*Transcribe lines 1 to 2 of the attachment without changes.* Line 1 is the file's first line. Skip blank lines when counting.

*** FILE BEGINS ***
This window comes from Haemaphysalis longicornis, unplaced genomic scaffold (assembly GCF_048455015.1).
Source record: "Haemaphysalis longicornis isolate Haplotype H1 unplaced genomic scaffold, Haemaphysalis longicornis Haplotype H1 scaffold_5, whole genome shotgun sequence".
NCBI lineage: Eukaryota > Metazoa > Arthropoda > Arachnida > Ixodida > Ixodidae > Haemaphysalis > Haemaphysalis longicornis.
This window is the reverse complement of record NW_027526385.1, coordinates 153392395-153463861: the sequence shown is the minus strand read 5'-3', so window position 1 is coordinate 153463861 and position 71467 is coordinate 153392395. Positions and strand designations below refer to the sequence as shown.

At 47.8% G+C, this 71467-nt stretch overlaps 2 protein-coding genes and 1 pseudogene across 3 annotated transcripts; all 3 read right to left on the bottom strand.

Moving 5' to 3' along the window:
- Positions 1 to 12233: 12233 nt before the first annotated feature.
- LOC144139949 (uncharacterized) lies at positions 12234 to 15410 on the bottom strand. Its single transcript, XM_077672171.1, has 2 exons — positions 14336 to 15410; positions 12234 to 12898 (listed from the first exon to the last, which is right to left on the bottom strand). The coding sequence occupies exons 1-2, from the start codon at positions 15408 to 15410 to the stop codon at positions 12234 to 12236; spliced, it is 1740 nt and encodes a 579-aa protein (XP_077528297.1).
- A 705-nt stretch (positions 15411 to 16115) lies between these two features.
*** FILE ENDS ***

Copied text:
This window comes from Haemaphysalis longicornis, unplaced genomic scaffold (assembly GCF_048455015.1).
Source record: "Haemaphysalis longicornis isolate Haplotype H1 unplaced genomic scaffold, Haemaphysalis longicornis Haplotype H1 scaffold_5, whole genome shotgun sequence".